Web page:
The all-new Mazda2 will feature the SKYACTIV-D 1.5, Mazda’s new 1.5-liter clean diesel engine, when the next-generation model is initially launched in Japan. The SKYACTIV-D 1.5 was unveiled at the Geneva International Motor Show in March alongside the Mazda Hazumi concept, which became the basis for the Mazda2.
The new engine – which shares with its the SKYACTIV-D 2.2 clean diesel fitted in the Mazda CX-5, Mazda6 and Mazda3 – was developed with an aim of achieving ideal combustion even in a very low compression ratio.
The SKYACTIV-D 1.5 features expanded homogenous lean burn range, less mechanical resistance, and new insulation technology that offset the increased cooling loss typical in a smaller engine.
This results to a clean and efficient engine that delivers excellent fuel economy and emissions. The engine also complies with Euro 6 sans exhaust after-treatment.
The all-new Mazda2 will also be available with either the six-speed SKYACTIV-Drive automatic or the SKYACTIV-MT manual transmissions. The Mazda2 will also feature the i-stop idle-stop and i-ELOOP brake energy regeneration systems.
The carmaker expects all-new Mazda2 to return best fuel economy among conventional vehicles in Japan. Mazda also expects the SKYACTIV-D 1.to be also well-accepted in Europe. The Japanese carmaker is confident that all-new Mazda2 will also offer outstanding real-world fuel consumption as well as Mazda’s driving fun.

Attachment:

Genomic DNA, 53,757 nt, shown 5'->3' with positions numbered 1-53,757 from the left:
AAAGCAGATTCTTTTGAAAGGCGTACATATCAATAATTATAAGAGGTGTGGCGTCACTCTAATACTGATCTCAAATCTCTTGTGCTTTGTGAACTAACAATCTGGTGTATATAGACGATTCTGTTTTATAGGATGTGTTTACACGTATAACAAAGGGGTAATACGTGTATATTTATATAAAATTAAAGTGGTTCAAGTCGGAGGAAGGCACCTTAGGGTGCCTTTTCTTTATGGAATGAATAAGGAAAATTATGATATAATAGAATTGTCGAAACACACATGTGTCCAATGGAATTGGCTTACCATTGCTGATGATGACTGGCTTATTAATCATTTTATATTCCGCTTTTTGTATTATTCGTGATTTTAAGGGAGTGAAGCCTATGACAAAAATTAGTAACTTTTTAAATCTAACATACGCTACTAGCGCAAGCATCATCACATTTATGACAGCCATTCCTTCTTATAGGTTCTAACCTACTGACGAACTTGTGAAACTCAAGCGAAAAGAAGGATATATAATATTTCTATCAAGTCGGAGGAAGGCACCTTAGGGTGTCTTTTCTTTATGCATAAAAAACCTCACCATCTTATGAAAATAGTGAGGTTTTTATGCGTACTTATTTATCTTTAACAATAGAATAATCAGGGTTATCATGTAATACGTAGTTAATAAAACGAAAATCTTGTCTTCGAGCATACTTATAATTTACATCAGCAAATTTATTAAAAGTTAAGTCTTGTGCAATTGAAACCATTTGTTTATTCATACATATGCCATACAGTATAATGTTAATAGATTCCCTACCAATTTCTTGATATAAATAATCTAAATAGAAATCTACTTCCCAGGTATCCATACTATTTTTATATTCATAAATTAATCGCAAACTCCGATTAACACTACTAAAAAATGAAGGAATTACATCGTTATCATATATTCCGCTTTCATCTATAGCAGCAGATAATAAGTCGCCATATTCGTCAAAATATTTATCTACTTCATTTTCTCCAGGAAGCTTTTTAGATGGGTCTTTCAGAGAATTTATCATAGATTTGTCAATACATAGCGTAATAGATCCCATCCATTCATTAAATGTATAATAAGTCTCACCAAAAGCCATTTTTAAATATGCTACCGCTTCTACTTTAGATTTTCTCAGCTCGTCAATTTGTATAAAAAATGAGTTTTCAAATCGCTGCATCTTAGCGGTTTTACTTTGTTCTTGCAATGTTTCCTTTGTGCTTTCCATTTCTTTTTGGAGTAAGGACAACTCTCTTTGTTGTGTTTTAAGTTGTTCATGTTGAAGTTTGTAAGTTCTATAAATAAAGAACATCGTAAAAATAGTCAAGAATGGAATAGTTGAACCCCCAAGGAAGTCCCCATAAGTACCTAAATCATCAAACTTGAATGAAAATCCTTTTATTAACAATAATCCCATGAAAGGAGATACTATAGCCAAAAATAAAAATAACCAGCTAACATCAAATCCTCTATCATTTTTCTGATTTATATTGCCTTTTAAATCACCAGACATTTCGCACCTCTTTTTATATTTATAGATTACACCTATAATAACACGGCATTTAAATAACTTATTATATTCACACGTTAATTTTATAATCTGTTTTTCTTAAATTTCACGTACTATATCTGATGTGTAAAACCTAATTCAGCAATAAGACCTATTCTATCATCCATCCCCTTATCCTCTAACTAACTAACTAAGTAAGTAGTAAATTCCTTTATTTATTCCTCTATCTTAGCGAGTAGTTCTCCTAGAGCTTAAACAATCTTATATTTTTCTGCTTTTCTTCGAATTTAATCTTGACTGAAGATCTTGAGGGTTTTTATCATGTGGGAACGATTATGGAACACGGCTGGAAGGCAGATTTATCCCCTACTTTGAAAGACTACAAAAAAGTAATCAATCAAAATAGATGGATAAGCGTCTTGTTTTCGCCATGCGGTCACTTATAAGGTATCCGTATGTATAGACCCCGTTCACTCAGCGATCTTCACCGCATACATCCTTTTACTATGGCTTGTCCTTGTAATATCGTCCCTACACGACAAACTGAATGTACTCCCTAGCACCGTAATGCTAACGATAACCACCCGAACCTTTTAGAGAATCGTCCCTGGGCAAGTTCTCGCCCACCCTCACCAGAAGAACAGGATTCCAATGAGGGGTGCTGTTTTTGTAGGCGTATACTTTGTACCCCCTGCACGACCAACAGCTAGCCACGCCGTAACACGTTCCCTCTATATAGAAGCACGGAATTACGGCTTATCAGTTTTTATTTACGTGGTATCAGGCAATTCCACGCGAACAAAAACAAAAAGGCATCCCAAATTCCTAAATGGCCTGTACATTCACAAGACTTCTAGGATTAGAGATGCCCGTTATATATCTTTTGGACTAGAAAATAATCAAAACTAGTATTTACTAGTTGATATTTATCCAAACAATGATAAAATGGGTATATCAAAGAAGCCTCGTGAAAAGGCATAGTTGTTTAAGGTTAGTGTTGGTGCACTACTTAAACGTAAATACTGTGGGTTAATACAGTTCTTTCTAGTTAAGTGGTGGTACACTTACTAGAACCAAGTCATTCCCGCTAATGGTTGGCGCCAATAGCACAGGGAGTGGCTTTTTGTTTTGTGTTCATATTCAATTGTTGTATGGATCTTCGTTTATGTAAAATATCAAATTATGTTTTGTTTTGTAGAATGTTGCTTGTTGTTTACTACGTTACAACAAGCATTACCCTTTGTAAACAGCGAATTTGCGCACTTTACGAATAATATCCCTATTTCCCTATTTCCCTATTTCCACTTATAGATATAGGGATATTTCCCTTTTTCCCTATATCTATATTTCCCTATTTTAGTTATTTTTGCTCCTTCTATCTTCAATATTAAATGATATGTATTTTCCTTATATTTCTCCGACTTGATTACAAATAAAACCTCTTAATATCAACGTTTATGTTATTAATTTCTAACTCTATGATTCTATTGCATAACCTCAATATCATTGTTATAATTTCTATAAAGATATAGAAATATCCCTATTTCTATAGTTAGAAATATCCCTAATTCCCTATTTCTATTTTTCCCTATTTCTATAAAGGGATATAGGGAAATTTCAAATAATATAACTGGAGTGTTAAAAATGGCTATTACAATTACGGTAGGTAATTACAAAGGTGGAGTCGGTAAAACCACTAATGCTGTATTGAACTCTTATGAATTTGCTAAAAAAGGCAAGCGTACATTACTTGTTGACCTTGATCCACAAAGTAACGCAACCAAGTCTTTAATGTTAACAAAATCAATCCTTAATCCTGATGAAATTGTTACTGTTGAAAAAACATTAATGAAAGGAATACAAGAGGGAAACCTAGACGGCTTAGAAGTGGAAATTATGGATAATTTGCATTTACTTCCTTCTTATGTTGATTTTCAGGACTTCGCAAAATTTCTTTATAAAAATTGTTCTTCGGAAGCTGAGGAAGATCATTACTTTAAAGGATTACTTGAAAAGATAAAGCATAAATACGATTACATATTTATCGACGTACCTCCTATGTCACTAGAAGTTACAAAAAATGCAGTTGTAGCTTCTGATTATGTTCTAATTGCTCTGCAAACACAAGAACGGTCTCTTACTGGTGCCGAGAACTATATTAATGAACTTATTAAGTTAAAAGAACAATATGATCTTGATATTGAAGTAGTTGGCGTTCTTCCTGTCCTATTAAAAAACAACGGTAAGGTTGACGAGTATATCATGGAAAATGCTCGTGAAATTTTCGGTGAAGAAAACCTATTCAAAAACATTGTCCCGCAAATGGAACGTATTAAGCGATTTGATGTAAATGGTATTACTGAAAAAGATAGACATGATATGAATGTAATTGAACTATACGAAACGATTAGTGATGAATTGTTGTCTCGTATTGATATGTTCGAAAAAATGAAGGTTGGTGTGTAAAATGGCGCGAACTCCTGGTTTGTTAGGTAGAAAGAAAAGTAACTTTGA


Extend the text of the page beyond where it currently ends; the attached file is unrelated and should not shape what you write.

Mazda’s KODO - Soul of Motion has now influenced the all-new Mazda2, the fourth Mazda car donning the new design language. After setting new standards for the accolade-racing designs of its other new-generation models, Mazda has unintentionally raised the expectations of the motoring public for the Japanese carmaker’s next offering. Thanks to the new design language, all of Mazda’s new-generation vehicles feature a solid stance, a rear-leaning cabin and muscular lines as well as an overall appearance conveying forward momentum.
These attributes, including the liveliness and emotion they bring, are properly injected into the carmaker’s most compact model, which would be offered as a five-door hatchback. However, designers knew that the work ahead isn't easy. Taking the challenge, Mazda's designers considered the design of rival models, but took a step ahead by doing things differently from other carmakers.
Other cars in the B-segment employ the so-called "one-motion" style, in which the A-pillars are shifted forward to make the passenger cabin look more spacious. The new Mazda 2, meanwhile, took the other way away when it adapted the KODO design language. At a glimpse, the unique proportions of KODO might have sacrificed Mazda 2’s practicality, but in reality they help offer a whole new level of utility.
To bring KODO to subcompact dimensions, Mazda shifted the front axle forward by 80 mm and moved the A-pillars rearward by 80 mm. This gave the Mazda 2 short front and rear overhangs-- which along with higher rear shoulders, a wider track and minimal wheel-arch clearance and larger tires – lend the subcompact a well-planted footing. While the load seems to concentrate on the rear axle, the extra space on the front allowed the Mazda 2 to accommodate larger wheels and SKYACTIV powertrains. Furthermore, the extra space gives the Mazda 2 a larger crumple zone.